Link to post
Share on other sites
Guest Linda

I like subtitled films because they tend to demand more complete attention. Hollywood sets and soundstages from the same time though have me spoiled, and I found myself being critical, especially of the outdoor scene until… The innocence of the child speaking to a shadow is wonderfully harrowing. It had a child-like nightmare quality in being scary without revealing the details of the murderer’s face. I'm looking forward to watching the film Friday morning!

Share this post


Link to post
Share on other sites
Guest Goldberg

Shots of the children are done from a high angle that lends a felling of vulnerablity. The song gives the scene a dreamlike quality that also suggests the children are unprepared for the danger that awaits. Lang creates an environment of simple domestic banality that belies the lurking menence. The shots of the mothers doing laundry, preparing meals, setting the table gives a feeling of uncertain ease while the children's song and the mother's apprehensions create tension. The flowing camera also gives the sequence a comfortable flow. All is not what it seems (a very noir motif). The sounds of the clock, school bells and auto horns are clarion calls of approaching danger. The poster that the little girl bounces her ball on is a sign post that the danger is upon us (interesting use of graphics in noir like newspaper headlines). The murderer is a shadow without identity and whispers softly like the serpent in Eden.

  • Like 2

Share this post


Link to post
Share on other sites
Guest Carlosr12

One scene that caught my attention is the one where the shadow of the killer comes before the real person, as a symbol of evil arriving. You can see things like this in movies before M, like Nosferatu by Murnau and after it, like The Searchers, by John Ford. Probably there are similar scenes in noir movies, but I can't remember any at the moment. 

Share this post


Link to post
Share on other sites

Somebody else mentioend it in here but I can see where Nightmare on Elm street got inspiraton from. The opening sequence initally you think it's just children playing a kids game, like Duck, Duck, Goose. Then you hear the song that they're saying while they play their game. That song sets the tone for what you know will be an ominous movie. I think beyond the children play I actually think one of the big things is the shadow of the man leaning down over the little girl with the rubber ball. That tells you she is the next one to go and all that just from  a shadow looming over her.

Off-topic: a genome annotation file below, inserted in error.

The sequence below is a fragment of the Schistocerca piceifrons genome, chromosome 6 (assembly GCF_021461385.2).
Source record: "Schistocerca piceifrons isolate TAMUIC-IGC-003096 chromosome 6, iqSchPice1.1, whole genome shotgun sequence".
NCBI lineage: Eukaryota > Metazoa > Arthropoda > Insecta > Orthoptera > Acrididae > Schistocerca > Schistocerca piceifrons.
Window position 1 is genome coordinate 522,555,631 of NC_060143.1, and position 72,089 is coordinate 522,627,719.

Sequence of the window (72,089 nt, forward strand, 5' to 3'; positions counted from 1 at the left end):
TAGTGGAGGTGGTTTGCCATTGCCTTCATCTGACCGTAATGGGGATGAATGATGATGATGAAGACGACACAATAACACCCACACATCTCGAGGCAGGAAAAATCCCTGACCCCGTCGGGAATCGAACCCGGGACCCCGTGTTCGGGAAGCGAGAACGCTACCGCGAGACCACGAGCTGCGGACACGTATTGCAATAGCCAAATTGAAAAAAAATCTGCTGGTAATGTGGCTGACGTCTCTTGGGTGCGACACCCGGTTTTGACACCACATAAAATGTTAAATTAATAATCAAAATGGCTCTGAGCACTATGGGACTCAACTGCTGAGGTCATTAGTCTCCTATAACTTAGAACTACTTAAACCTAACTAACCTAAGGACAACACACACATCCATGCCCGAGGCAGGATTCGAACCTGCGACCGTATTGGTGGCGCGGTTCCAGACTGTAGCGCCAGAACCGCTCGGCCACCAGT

• Like 1

Share this post


Link to post
Share on other sites
Guest Cyril McDonald

Minimalism is Fritz Lang's forte. He uses the stark shadows and loneliness felt by both the children  and the housewives and juxtaposes the evil lurking shadow of the stranger approaching the child . The infrequent use of sound is balanced with the sharp sounds which do occur. Contrast is evident in every aspect of the opening.

Share this post


Link to post
Share on other sites
Guest Vibagon

It's been a few years since I watched this movie, and while I didn't really loved it, the images were so powerful that were impossible to forget. And in the begining you already have a good insight of the whole movie: the strong shadows, the high angles on the children, the off-camera action... all this sets the mood perfectly: you can tell there's a tragedy about to happen by the premonitory rhyme, the anxious mother, the traffic (one of many menaces towards children)... You can't be sure why, but feel something is not right at all. Sincerely, now I am really looking forward to giving this film a second chance, this appetizer is really attractive.

Share this post


Link to post
Share on other sites
Guest Kasey

Such a beautiful and creepy opening! I agree with the above posters about the dread captured in lines such as "If they're singing, at least we know they're alive" and the girl's chipper response to the shadowy man. I also found the part where the children stop singing, but then disobediently start up again eerie. It gave me a little chill, but I'm not sure why. Perhaps, as others noted, it took me back to other films I've seen in which the children are the violent ones, but it definitely captured the mood, contrasting children's innocence with the ongoing murders, while also showing that children are not always so innocent. 

Share this post


Link to post
Share on other sites
Guest Guest

 The Mothers face when the cukoo clock chimes, her tasting the soup, and taking her time to set her daughters place also shows this is a very loved child. I cannot wait to see this film on Friday.

Share this post


Link to post
Share on other sites
Guest Diane

The opening scene -- its pacing, its lack of music -- fills the viewer with a sense of dread. We know that evil is present.

 

Share this post


Link to post
Share on other sites
Guest Rowan Holmes